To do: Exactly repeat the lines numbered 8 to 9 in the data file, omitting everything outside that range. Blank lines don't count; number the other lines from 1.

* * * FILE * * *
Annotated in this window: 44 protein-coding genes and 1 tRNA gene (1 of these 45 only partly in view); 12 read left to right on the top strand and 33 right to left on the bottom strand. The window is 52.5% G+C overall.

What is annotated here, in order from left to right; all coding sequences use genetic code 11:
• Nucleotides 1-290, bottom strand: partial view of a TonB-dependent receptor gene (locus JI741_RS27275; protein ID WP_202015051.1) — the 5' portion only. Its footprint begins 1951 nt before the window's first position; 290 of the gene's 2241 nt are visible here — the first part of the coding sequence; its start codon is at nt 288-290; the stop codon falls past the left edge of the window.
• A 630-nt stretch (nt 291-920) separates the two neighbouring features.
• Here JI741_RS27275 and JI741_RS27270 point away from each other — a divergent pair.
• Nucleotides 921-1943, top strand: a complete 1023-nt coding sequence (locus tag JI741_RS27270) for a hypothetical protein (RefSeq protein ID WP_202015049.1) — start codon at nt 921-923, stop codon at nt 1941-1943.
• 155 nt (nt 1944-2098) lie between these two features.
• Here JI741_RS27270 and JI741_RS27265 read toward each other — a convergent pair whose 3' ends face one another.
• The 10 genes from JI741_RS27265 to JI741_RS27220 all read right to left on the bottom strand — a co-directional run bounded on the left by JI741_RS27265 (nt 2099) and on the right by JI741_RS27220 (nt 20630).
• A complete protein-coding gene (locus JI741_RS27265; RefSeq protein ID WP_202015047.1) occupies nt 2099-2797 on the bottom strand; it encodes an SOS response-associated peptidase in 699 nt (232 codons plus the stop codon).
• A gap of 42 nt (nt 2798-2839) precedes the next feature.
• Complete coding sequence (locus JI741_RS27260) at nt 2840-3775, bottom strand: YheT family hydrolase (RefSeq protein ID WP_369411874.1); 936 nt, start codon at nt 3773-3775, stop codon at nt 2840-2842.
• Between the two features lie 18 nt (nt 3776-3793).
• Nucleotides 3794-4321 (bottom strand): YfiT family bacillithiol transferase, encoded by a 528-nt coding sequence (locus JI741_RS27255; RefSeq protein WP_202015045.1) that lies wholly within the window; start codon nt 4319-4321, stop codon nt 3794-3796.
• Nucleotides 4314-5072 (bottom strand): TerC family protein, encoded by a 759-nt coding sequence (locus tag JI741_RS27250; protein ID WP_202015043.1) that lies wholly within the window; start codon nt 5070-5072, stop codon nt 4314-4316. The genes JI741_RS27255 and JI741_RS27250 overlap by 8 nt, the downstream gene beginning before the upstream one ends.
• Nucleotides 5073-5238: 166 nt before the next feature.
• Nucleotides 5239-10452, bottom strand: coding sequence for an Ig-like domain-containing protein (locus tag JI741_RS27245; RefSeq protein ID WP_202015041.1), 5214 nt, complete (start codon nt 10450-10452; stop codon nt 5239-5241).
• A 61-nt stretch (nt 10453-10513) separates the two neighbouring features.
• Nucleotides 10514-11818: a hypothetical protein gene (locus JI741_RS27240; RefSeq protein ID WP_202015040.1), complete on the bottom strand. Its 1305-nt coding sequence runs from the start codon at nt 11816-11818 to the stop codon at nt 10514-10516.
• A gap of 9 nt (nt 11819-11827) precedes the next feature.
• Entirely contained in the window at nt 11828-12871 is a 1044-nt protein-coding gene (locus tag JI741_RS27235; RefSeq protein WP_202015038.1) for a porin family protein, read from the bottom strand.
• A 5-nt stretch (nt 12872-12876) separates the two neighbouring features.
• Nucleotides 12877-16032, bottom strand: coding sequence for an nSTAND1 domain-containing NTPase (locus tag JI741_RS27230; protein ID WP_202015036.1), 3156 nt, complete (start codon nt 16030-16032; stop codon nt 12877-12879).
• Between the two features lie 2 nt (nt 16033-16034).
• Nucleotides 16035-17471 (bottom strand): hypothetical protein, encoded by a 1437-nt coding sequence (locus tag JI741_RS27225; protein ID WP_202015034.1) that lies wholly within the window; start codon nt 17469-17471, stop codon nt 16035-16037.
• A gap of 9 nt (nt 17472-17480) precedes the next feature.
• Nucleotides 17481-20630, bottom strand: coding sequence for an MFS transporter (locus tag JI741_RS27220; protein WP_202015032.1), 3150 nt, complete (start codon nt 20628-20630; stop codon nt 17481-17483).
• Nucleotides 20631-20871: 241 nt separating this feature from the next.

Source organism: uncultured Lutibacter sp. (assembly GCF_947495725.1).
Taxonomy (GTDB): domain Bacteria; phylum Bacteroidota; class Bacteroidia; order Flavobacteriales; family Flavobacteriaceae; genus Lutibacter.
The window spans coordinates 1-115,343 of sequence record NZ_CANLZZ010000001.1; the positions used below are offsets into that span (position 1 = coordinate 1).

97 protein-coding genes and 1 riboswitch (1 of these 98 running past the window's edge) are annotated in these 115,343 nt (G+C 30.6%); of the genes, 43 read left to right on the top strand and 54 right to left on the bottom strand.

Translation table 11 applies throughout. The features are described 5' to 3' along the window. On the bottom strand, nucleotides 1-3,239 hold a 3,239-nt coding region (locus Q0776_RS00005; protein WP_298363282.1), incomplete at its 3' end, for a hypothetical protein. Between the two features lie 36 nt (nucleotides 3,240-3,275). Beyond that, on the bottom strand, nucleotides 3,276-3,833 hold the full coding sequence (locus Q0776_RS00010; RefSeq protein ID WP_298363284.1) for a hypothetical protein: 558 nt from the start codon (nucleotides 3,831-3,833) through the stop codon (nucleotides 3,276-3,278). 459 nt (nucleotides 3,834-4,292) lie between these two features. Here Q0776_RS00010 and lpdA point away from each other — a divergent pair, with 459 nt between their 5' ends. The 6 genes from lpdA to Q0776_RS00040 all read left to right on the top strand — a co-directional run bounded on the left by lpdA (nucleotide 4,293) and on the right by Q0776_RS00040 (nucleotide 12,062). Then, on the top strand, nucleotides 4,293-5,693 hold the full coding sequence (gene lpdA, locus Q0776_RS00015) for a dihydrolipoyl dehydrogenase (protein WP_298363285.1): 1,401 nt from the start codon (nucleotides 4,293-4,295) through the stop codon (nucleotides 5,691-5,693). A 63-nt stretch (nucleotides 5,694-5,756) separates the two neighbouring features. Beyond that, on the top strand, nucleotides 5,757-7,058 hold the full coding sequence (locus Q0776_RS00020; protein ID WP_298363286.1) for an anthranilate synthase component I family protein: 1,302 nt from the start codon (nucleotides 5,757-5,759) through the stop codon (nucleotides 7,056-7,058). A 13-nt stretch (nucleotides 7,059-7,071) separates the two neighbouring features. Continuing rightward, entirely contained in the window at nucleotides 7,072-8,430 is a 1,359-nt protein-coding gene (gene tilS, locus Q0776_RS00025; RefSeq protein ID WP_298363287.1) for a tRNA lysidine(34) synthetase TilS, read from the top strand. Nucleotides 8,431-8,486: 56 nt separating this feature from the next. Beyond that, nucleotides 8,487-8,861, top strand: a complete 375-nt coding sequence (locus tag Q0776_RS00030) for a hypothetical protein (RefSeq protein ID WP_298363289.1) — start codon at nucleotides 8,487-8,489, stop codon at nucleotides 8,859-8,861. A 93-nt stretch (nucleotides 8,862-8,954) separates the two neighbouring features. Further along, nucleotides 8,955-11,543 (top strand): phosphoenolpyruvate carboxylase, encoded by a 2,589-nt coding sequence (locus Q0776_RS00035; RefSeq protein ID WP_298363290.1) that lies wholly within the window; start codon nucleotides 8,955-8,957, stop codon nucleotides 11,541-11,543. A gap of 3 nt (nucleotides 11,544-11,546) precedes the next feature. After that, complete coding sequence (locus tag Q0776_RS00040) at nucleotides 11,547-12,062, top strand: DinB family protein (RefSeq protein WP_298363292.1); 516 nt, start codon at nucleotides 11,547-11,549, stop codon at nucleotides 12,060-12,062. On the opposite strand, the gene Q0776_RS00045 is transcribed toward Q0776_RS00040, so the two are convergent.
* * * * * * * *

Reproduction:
• Here JI741_RS27270 and JI741_RS27265 read toward each other — a convergent pair whose 3' ends face one another.
• The 10 genes from JI741_RS27265 to JI741_RS27220 all read right to left on the bottom strand — a co-directional run bounded on the left by JI741_RS27265 (nt 2099) and on the right by JI741_RS27220 (nt 20630).